302 Inwood Drive Palestine Texas

Pictures copyright 2012 Russel Ray Photos

185 S 100 W; Brigham City, Utah; 1961-1963
This was where we moved after my dad’s death. (This is the current address; I don’t know if it was the address when we lived there.) Mom’s family were Mormons living in northern Utah and southern Idaho.
This house was directly behind Food Town grocery store, which became Food King and is now named Smith’s Food King. Food Town/Food King is where my juvenile crime career started.
Mom turned to alcohol to deal with my dad’s death, which meant that we three children got neither love nor discipline, much less food. I stole lots of food from Food Town/Food King. Back in 1979, when I went to a family reunion in Utah, I went by and made restitution to the best of my recollection.
185 S 100 W Brigham City Utah

Pictures copyright 2012 Russel Ray Photos

626 S 600 W; Brigham City, Utah; 1963
After mom remarried, we moved into the house where my stepdad and his family had lived for several years. We stayed only a few months before moving to a new home that was big enough for two adults and seven children.
I don’t remember much about this home other than it used to have a big, beautiful tree out front where I used to sit and read—Charlotte’s Web, The Boxcar Children, The Secret Garden.
626 S 600 W, Brigham City Utah

Pictures copyright 2012 Russel Ray Photos

301 Englewood Drive; Brigham City, Utah; 1963-1965
This is where we moved after mom remarried. My stepdad also was an alcoholic, so life wasn’t any better as far as love, discipline, and food went. My oldest stepsister and I were physically and verbally abused—endlessly—and I can’t say that I was unhappy to leave the family when my wise old grandmother adopted me in December 1965.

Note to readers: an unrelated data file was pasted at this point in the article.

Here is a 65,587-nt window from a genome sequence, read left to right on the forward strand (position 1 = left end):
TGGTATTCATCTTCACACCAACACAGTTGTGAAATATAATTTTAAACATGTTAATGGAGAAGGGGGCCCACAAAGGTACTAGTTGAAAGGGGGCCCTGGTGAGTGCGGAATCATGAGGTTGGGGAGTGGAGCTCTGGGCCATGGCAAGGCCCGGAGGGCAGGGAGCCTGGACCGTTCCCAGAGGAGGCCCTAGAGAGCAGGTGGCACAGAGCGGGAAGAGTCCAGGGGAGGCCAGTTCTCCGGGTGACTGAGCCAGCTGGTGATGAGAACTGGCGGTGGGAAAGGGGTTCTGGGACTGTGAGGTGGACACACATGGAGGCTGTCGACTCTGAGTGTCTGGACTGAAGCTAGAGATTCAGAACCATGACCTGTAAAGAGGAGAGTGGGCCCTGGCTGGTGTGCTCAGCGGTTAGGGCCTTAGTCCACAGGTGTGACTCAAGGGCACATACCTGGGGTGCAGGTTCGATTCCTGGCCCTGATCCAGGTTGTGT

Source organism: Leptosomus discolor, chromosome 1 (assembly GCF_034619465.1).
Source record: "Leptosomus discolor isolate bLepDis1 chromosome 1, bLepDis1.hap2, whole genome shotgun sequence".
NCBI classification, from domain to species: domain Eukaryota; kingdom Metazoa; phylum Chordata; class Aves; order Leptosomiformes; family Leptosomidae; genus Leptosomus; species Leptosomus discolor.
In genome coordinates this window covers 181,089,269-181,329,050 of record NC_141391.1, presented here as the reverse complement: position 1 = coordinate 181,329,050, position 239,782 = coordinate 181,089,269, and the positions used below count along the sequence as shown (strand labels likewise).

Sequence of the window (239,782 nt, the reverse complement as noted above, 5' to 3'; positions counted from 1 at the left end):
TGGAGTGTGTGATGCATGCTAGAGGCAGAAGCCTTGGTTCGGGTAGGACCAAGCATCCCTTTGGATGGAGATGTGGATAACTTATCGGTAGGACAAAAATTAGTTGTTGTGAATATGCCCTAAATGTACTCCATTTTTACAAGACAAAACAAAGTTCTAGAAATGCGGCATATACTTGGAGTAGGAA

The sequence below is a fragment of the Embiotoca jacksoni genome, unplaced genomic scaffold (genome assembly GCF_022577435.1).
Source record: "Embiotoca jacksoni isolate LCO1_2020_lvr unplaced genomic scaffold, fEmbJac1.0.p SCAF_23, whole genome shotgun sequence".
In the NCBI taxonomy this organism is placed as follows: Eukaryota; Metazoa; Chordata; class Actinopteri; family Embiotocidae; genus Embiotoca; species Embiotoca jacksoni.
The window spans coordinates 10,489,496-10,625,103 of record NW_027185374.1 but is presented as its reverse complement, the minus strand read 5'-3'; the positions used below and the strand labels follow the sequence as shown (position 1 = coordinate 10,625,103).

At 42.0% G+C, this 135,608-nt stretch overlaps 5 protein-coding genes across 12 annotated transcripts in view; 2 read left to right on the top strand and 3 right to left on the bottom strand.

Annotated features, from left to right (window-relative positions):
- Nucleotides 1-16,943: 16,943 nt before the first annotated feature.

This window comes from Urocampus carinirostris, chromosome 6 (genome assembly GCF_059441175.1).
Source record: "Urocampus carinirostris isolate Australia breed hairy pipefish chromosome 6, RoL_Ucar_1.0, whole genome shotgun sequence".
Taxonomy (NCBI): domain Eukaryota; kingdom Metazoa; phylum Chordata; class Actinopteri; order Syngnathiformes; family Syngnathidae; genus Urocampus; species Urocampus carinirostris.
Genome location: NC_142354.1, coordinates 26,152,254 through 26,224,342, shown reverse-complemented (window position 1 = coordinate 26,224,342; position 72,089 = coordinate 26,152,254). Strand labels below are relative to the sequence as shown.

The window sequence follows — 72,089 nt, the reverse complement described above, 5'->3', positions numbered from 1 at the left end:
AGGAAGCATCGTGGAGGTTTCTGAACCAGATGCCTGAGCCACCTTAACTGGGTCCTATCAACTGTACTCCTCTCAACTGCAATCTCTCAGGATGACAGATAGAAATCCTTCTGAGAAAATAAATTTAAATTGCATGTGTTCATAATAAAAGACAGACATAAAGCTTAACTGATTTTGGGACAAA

301 Englewood Drive, Brigham City Utah

Pictures copyright 2012 Russel Ray Photos

420 West Alice Avenue; Kingsville, Texas; 1965-1973
Back to Kingsville, and just four blocks from where my family was living when I was born.
My wise old grandmotherThis was my wise old grandmother’s house. Granddad worked for Missouri Pacific Railroad several hundred miles away in Taylor, Texas. He came home every other weekend, so it was up to my wise old grandmother to give me love, discipline, and food, and turn me from my juvenile ways. I think she succeeded.
The house still has the storm shutters (hurricane country) which my granddad and I installed in 1968 after Hurricane Beulah blew Kingsville apart in September 1967.
I also planted the two oak trees in the front yard at the same time because Beulah destroyed our mesquite, ash, and hackberry trees. I chose oak because oak and palm trees were the only trees to survive Beulah, and I disliked palm trees (still do).
420 West Alice Avenue, Kingsville Texas

Pictures copyright 2012 Russel Ray Photos

All of the pictures are from Google Street View. You have to admit that they are decent pictures for historical purposes!

Google Earth is a free program and a lot of fun.

Google Street View is simply part of Google Maps, so when you go to Google Maps, after entering an address, simply click on the picture that shows up under the address; the picture has “Street View” in the lower left corner to help.

Pictures copyright 2012 Russel Ray Photos

This post approved by
This post approved by Zoey the Cool Cat

Need a unique gift?
Visit Photographic Art by Russel Ray Photos at Fine Art America.
photograhic art taking pictures making art